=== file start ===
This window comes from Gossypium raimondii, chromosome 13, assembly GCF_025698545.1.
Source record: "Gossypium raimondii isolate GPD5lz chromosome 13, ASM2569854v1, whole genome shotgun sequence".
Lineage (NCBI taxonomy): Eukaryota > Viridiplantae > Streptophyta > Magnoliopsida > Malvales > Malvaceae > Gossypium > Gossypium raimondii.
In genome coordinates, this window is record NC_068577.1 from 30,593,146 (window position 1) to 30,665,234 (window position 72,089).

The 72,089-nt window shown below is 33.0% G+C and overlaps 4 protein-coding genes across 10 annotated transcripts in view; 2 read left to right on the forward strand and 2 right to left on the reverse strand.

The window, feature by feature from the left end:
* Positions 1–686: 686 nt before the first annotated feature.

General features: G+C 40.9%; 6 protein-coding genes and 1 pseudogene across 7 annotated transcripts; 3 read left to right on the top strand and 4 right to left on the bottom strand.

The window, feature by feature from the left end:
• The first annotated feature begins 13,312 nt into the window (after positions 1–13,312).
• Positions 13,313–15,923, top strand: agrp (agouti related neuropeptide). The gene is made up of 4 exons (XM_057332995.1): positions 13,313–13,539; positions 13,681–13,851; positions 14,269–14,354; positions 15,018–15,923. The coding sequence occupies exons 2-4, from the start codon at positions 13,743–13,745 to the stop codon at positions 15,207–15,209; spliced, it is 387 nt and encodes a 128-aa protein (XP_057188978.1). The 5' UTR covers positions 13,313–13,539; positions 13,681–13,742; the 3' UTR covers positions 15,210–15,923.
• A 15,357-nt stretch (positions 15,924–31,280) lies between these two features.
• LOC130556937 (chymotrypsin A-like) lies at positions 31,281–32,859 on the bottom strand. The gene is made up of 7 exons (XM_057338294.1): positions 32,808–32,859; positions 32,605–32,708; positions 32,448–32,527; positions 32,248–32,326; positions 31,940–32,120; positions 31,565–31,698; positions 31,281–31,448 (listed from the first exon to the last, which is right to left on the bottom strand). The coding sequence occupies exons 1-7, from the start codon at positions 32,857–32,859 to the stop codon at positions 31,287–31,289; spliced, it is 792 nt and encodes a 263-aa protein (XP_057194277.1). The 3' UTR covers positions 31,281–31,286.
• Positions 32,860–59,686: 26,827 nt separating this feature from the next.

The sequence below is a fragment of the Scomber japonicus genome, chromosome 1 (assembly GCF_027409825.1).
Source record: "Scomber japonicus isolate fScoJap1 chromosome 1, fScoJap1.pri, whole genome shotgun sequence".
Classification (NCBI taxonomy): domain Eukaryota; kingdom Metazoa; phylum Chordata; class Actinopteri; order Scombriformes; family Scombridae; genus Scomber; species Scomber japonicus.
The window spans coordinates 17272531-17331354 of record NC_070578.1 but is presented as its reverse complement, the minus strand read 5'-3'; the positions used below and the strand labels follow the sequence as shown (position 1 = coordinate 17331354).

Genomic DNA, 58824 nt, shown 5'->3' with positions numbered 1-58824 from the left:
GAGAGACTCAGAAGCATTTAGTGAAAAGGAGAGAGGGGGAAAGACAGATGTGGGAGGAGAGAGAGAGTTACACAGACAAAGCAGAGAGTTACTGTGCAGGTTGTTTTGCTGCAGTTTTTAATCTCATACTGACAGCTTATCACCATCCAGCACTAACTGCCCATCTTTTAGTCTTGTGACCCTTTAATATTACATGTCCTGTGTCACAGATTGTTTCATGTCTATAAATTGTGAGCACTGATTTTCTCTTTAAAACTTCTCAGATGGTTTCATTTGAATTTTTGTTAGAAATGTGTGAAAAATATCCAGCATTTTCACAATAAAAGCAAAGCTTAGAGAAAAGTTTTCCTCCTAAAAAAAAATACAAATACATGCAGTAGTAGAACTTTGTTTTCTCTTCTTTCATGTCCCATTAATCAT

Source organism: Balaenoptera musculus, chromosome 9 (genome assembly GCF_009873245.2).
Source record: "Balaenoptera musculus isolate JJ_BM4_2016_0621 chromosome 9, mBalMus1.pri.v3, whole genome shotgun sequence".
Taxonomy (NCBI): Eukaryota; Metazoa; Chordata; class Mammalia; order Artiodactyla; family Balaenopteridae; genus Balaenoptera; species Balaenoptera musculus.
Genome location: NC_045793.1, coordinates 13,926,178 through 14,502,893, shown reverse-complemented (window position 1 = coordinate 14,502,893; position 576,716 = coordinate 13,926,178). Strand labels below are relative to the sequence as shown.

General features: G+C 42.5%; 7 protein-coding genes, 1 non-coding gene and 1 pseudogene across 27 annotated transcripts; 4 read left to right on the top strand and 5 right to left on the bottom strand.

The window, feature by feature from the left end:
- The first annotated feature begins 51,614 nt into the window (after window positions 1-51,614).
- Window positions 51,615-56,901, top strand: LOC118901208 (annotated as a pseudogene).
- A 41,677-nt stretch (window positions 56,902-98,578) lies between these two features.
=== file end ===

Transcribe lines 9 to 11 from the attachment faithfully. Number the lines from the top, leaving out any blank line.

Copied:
The window, feature by feature from the left end:
• The first annotated feature begins 13,312 nt into the window (after positions 1–13,312).
• Positions 13,313–15,923, top strand: agrp (agouti related neuropeptide). The gene is made up of 4 exons (XM_057332995.1): positions 13,313–13,539; positions 13,681–13,851; positions 14,269–14,354; positions 15,018–15,923. The coding sequence occupies exons 2-4, from the start codon at positions 13,743–13,745 to the stop codon at positions 15,207–15,209; spliced, it is 387 nt and encodes a 128-aa protein (XP_057188978.1). The 5' UTR covers positions 13,313–13,539; positions 13,681–13,742; the 3' UTR covers positions 15,210–15,923.